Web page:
How some now-adult unschooling parents learned to read

How important is it that parents read aloud to children?
Generally speaking it is held to be unquestionably sacrosanct.

By rinag on Wednesday, February 18, 2004 - 07:22 am:

[someone had written:]—The love dh and I have for books and the value we placed on reading certainly contributed to her determination, but a lack of interest on our part wouldn't have held her back for long.—

My mom (and dad) NEVER - and I mean not once - read to us. When I started school at 6, I didn't know how to read. There weren't many books in our house either. By the end of the first two weeks of school I had read every book in the classroom and a month later I started on Little Women.


By Jenny Cyphers (Jenny) on Wednesday, February 18, 2004 - 12:25 pm:

It was kind of the opposite for me. My parents read to us all the time. Not stupid kids books, but real books. So, when I went to school, I had no desire to read, didn't understand the alphabet really, and I hated the stories that we were forced to read because they were sooooo boring, but I loved it when others read to me and I loved words and had a pretty large vocabulary and loved to write letters.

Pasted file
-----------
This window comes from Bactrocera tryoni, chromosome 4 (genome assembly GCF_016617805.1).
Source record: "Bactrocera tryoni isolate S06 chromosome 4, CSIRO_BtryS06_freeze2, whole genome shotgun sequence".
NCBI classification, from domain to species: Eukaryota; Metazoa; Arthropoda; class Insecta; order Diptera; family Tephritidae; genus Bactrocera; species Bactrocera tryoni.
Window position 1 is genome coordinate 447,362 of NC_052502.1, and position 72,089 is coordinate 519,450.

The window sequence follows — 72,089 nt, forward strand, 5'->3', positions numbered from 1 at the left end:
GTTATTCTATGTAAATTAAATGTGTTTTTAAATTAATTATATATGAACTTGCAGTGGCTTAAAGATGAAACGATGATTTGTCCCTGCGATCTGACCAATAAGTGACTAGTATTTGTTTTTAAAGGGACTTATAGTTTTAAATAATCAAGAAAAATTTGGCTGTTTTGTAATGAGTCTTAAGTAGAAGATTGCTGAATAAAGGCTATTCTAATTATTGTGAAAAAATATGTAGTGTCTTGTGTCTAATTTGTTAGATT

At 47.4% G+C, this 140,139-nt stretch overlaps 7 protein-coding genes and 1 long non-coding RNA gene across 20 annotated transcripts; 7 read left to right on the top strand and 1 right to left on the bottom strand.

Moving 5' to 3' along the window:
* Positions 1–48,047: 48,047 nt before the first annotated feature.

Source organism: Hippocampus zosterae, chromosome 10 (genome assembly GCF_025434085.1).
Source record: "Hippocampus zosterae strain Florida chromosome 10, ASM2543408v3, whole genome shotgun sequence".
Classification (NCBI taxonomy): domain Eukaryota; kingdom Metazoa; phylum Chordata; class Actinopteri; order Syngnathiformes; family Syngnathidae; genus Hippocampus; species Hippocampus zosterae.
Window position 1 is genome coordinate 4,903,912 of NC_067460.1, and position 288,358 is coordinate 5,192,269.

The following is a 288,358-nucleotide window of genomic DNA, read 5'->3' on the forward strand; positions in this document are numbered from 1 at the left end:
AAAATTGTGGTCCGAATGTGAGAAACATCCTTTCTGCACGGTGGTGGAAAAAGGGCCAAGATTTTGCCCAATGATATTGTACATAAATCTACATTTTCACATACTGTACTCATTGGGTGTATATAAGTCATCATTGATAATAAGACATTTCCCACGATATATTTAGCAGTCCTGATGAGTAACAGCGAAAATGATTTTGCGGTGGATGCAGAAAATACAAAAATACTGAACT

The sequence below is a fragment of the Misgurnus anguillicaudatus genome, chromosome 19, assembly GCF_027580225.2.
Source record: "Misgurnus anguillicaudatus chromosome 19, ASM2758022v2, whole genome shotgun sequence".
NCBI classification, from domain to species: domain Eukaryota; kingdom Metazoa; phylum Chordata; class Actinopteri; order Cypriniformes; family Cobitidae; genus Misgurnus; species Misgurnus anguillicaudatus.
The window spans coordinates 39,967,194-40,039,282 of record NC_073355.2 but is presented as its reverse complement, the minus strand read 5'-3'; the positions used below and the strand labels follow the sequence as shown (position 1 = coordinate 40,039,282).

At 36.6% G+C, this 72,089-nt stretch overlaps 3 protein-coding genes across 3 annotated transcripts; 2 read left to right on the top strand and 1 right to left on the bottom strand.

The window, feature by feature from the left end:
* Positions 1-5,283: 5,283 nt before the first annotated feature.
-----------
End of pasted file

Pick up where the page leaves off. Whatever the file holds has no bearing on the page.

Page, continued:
In first grade I got spanked by the principal for reading when I wasn't supposed to. It was one of those moments where I was just grasping a reading connection. That and many other control issues in school took the desire and passion out of books for me until I was about 9 or 10 when I discovered Nancy Drew books at my library.


NOTE FROM SANDRA, the collector and webpage monitor:

This is not intended to discourage people from reading to their children! People should read if kids want to be read to. It's just a reminder that no one thing is the magical ingredient, but that many things together lead to reading, and never before the child is ready to do it.

More on learning to read